Volume 5 - (275 Pages) - Episodes 27 to 36 [AKA S02E01 to S02E10] - On page 27 of this volume is the beginning of the story of a new time-line wherein Banana, and the members of her household, have their memories intact from the time-line of the first season of this series, and they re-live their lives from a specific point in the year 2008; some decisions they made in "time-line A" will be reconsidered, and some different choices will be made in "time-line B." But you, the reader, can decide if the choices they make this time around are better or worse. This volume includes a four-episode story that was co-written by a really beautiful and talented young woman.

This volume contains artistic contributions from Liana Buszka, Yudhianto Bambay, Diane Holman, Tanice, The AnimeQueens, and a picture by Katie Day which has already been used, is re-used on the back cover.

RED DOUGHNUT Novel Chapters:

[CHAPTERS 1 to 3] -- A short re-imagining of the part when Banana and Ryone met, as if the story were going to be taken in another direction; that short three-chapter novel is a Red Doughnut, meant to be read after you've gobbled your Purple Doughnut by reading the five e-books above. If you've read all of this stuff, you may also listen to a short-lived seven-episode attempt at a podcast-like series: [Pilot][1][2][3][4][5][6][7] -- That short series covers some of the material from an earlier draft of that discontinued novel.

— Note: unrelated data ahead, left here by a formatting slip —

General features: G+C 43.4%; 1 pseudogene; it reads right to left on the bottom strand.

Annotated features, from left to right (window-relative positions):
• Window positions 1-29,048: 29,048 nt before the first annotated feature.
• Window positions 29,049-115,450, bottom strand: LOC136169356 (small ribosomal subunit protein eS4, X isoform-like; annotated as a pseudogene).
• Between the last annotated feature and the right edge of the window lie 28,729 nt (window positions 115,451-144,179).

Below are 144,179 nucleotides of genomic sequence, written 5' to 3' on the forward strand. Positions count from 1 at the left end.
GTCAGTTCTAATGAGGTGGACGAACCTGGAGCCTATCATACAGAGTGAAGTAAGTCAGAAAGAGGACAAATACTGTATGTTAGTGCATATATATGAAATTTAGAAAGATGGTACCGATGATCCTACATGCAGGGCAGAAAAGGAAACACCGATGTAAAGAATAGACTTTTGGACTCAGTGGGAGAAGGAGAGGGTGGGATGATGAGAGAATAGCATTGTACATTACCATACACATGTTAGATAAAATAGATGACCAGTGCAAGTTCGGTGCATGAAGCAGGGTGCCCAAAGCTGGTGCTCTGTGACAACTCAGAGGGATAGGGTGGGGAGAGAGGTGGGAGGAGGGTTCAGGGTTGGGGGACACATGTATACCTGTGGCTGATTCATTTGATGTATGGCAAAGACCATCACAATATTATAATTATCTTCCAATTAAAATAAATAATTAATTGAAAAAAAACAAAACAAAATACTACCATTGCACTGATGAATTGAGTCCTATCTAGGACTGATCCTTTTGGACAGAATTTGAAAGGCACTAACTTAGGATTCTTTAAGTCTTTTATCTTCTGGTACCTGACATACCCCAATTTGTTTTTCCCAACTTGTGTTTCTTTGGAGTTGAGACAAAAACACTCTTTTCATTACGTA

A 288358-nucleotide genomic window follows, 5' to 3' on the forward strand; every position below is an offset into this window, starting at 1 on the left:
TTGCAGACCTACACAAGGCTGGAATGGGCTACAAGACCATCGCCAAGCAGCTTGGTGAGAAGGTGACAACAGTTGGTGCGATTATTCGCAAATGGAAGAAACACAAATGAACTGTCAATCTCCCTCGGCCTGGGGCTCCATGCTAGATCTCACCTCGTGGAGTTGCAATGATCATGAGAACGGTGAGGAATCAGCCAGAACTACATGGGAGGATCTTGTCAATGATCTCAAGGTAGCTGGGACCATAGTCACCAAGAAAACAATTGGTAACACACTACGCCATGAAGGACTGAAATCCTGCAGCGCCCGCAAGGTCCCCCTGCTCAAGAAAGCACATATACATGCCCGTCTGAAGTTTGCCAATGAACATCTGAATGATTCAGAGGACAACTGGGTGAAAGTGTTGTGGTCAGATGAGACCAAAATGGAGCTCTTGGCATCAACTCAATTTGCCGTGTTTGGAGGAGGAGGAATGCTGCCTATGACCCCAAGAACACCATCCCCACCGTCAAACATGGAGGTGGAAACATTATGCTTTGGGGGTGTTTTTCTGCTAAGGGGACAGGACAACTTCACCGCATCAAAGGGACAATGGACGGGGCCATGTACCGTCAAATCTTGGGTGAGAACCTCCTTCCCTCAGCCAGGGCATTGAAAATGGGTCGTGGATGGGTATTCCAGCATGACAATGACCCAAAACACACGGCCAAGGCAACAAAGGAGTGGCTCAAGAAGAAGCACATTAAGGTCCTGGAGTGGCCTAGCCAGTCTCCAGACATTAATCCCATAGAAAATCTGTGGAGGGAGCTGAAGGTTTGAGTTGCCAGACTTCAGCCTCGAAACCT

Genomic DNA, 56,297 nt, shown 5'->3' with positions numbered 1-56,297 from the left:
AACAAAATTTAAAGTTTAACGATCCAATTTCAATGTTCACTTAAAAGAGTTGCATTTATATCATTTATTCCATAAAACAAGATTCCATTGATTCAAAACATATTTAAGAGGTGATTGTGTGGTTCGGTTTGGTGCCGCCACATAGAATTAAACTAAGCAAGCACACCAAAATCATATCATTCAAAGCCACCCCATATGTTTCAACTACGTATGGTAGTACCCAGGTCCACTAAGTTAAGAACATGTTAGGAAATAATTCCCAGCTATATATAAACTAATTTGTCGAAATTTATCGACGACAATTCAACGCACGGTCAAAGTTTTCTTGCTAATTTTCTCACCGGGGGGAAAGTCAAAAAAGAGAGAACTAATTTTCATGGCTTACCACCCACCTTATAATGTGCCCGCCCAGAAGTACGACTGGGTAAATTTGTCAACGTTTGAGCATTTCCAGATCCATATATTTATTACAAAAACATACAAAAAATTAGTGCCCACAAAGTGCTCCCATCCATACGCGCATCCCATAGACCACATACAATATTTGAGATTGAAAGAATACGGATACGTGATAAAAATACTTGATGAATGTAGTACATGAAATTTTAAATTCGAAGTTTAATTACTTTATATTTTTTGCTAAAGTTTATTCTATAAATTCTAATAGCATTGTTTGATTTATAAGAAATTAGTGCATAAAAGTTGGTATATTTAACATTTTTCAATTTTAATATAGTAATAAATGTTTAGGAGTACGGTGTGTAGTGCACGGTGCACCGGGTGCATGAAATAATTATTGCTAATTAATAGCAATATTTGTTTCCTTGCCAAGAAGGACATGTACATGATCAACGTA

If you've enjoyed the five illustrated volumes, and would like to read a version of the story wherein the timeline is only slightly different, check out these two volumes of an interstitial edit/draft/revision that I put together, which will totally be replaced by a new draft whenever the new draft is ready:
[Volume 1][Volume 2] Why do I post a version of the story with slight timeline differences without illustrations under the illustrated version? Because this is still a work in progress. If you've read all the Banana Chan content, you probably think I like writing ... I actually don't. Writing's not my thing ... and certain Banana Chan scripts that I wrote a decade ago, I have no idea how the hell I wrote those particular scripts so well; but hey, that's life!